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I have had severe migraines for over 25 years and have gone to the same doctor for 35. After years of medications not working and taking over 1,600 MG of Advil a day, nothing worked until she gave me hydrocodone 10/325. My migraines the week before my period will be daily for 4-5 days and then I usually have a migraine 1 - 2 days every week. She has given me 30 pills a months for 4 years, with the notes to take 1-2 pills every 4 hours as needed. Well when I have the 4-5 days I will take approx. in those days 20-25 pills depending on when they hit. If it is closer to the weekend I can knock it out in 2 days. During the week I try to manage only taking meds at night. So over the last 25 years I now find that I need to take 2 pills at a time. I have asked that she increase me meds to 45 pills per month. She has refused and now wants me to sign a controlled substance agreement. She says she is concerned amount her medical license. Obviously not my pain or her patient. She ...
I generally don't make a practice of reporting on new drugs that are still in the clinical trial phases of development because it takes so many years to bring a new drug to market and you never know what might happen to them along the way. But there are two new drugs in the final phase of clinical trials that I find particularly interesting and promising. Although it will still be at least three to five years before they might be approved, I thought you might like to know about them. Controlled-Release Hydrocodone The first is a controlled-release hydrocodone being developed by Zogenix, Inc. Hydrocodone is the most widely prescribed drug in the U.S., but there are two things that make this new drug unique:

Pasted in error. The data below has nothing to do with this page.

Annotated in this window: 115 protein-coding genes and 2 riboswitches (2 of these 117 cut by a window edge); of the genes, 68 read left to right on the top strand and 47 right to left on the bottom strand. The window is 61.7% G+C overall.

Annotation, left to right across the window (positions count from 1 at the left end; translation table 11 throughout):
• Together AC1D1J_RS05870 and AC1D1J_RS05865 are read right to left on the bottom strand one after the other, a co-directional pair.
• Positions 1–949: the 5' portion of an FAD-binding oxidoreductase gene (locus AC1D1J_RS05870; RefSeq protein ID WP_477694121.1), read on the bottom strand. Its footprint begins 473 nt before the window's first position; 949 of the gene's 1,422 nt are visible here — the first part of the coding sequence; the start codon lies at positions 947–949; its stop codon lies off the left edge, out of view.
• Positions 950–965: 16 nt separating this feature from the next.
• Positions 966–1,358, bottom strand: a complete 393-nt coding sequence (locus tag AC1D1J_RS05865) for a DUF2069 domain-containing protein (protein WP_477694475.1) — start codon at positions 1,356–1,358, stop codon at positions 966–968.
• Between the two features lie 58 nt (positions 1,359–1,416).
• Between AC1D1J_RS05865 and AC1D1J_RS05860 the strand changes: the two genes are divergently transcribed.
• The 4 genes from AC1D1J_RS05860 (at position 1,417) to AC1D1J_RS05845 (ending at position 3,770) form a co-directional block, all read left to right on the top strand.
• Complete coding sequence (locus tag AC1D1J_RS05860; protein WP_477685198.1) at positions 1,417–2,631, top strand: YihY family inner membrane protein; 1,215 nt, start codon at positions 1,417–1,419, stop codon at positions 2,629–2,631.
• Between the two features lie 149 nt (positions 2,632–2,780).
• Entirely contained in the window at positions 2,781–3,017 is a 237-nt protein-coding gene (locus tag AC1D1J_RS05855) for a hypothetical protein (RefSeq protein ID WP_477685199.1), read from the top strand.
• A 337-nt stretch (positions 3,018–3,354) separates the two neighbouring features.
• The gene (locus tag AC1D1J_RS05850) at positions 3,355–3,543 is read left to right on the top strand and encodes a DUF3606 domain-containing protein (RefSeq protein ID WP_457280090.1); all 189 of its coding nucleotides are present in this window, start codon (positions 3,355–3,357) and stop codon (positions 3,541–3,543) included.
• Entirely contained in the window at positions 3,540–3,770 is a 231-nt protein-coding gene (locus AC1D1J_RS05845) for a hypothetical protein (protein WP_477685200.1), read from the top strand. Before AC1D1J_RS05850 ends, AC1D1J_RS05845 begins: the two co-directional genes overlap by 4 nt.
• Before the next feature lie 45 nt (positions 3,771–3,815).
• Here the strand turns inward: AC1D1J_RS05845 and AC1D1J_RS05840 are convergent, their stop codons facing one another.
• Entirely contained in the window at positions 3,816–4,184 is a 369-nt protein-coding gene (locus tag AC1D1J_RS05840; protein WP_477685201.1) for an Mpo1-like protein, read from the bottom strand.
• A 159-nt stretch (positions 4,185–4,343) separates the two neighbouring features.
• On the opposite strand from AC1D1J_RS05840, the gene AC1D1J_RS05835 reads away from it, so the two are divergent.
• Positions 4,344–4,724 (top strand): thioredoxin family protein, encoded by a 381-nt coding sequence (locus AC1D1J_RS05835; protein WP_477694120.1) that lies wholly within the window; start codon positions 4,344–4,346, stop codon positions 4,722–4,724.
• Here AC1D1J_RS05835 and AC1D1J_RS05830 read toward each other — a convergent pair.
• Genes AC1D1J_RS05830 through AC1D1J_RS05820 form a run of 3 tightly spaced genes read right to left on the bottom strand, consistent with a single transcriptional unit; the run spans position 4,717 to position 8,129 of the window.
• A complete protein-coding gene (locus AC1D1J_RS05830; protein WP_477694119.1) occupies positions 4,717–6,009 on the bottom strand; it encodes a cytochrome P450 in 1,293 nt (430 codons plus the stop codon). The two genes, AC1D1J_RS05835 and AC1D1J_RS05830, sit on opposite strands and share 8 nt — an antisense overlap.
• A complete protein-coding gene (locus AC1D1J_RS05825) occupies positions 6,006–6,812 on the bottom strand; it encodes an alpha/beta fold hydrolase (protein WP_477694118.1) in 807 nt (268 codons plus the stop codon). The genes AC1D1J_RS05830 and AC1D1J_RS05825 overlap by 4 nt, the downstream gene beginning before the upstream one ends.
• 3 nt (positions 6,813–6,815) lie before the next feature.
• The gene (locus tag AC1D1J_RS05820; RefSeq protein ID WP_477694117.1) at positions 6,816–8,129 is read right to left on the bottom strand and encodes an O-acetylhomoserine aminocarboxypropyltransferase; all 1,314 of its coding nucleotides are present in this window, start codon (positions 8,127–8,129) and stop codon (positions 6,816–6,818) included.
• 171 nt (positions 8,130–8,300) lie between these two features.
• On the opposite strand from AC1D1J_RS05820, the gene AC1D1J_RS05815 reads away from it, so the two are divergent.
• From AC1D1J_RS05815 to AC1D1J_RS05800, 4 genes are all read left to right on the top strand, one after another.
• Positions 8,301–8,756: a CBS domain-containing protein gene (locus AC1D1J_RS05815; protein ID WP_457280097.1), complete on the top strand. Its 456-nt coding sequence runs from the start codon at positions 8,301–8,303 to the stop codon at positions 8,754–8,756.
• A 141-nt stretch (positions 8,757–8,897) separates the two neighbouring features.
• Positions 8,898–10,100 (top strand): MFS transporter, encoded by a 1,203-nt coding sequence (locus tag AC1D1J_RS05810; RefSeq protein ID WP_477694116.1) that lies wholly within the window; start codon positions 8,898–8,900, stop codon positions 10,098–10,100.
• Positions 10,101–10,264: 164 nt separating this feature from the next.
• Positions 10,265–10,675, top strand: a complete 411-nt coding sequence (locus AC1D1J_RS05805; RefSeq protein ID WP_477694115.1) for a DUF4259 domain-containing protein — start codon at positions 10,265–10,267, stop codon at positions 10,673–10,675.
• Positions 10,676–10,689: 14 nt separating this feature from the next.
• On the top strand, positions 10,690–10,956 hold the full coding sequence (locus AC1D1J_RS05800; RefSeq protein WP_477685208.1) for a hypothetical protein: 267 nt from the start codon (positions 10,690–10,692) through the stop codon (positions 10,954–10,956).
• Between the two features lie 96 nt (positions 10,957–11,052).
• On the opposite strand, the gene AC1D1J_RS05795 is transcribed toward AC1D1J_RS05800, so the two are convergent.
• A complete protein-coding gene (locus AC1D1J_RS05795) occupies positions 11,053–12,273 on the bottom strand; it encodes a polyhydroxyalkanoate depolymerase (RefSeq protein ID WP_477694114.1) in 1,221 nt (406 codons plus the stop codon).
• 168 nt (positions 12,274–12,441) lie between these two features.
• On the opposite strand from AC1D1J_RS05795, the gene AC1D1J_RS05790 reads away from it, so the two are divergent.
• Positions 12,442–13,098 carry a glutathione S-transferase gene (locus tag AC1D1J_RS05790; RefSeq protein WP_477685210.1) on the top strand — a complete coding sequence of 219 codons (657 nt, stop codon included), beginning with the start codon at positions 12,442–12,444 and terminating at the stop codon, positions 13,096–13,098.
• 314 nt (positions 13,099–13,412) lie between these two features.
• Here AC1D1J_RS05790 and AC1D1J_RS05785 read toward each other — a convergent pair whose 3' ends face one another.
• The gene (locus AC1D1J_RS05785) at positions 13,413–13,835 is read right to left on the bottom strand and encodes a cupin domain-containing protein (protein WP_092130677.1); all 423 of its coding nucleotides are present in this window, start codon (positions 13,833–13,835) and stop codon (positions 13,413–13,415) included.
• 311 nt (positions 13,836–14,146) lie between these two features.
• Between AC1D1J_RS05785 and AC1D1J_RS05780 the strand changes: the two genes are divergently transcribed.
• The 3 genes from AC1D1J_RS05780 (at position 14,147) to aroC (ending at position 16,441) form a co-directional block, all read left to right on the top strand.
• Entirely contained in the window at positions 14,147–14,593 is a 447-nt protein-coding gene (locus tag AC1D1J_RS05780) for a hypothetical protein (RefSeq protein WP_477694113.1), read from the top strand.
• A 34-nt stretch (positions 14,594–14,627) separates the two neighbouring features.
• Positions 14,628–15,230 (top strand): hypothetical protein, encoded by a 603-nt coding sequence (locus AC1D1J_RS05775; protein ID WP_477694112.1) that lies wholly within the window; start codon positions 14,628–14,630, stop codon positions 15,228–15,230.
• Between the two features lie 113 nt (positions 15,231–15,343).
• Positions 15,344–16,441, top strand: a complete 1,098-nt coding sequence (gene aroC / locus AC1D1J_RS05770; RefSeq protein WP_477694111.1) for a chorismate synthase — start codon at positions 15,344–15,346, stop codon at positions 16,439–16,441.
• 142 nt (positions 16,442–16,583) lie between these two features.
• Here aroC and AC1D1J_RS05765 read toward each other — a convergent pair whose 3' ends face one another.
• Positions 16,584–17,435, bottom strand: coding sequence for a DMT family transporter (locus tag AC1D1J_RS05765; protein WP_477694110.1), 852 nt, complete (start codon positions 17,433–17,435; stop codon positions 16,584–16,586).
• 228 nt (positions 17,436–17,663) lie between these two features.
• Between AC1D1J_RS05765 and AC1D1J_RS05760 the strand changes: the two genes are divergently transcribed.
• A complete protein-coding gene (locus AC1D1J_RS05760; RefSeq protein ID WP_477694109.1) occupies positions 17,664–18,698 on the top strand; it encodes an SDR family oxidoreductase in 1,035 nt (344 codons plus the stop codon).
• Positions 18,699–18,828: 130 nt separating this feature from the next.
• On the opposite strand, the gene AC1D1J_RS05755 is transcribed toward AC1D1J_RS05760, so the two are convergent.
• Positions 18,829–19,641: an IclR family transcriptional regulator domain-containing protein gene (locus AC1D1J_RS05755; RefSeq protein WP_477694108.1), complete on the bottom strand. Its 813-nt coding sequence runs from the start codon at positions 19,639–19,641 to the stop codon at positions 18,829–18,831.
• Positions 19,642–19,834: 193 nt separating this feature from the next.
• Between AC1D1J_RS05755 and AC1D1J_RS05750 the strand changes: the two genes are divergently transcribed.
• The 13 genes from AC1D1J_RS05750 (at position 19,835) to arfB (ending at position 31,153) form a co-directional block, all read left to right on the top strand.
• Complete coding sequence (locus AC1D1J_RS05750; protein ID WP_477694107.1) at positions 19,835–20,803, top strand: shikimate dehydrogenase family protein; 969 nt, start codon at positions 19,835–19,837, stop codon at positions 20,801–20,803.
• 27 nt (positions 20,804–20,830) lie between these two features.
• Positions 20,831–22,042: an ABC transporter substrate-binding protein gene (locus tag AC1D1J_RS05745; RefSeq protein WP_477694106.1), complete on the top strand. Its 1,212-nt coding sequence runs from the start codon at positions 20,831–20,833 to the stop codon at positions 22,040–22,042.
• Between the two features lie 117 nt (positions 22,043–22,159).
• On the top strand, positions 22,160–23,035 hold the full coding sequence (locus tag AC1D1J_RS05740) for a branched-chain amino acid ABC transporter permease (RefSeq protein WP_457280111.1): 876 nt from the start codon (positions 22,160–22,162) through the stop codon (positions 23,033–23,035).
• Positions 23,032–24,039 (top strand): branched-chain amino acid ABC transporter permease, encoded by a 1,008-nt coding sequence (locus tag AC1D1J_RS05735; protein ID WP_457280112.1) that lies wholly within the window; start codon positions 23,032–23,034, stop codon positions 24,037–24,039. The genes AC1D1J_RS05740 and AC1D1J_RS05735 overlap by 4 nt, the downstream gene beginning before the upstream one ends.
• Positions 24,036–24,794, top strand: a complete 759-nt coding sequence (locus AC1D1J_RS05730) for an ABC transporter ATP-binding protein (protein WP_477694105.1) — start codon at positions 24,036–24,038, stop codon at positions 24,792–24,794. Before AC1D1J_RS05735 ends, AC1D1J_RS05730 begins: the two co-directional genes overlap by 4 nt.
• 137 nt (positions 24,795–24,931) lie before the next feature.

It is just hydrocodone, with nothing added. Currently you can only get hydrocodone combined with either acetaminophen or ibuprofen.
It is a controlled-release formulation for people who require round-the-clock pain relief. Right now, h...
Long term use of the painkiller ibuprofen when taken for more than five years has been found to decrease the risk of Alzheimer's disease by 40 percent. Published in the
Journal of Neurology, this large scale study demonstrated that the type of Non-Steroidal Anti-Inflammatory Drugs (NSAIDs) was important in risk reduction. They found some NSAIDs less effective than others. Indomethacine only reduced risk of Alzheimer's by 25 pecent and Pfizer's Celebrex and Celecox had no effect at all.
The newly published study looks at work carried out by researchers from Boston University School of Medicine, Boston University School of Public Health and Bedford Veterans Affairs Medical center. It involved over 49,000 veterans aged 55 years and older.
The ibuprofen group of medicines include brand names such as Advil, Motrin and Nurofen. NSAIDs are one of the most widely used drugs for pain relief of non-serious arthritic conditions, for rheumatic or muscular pain, backache...
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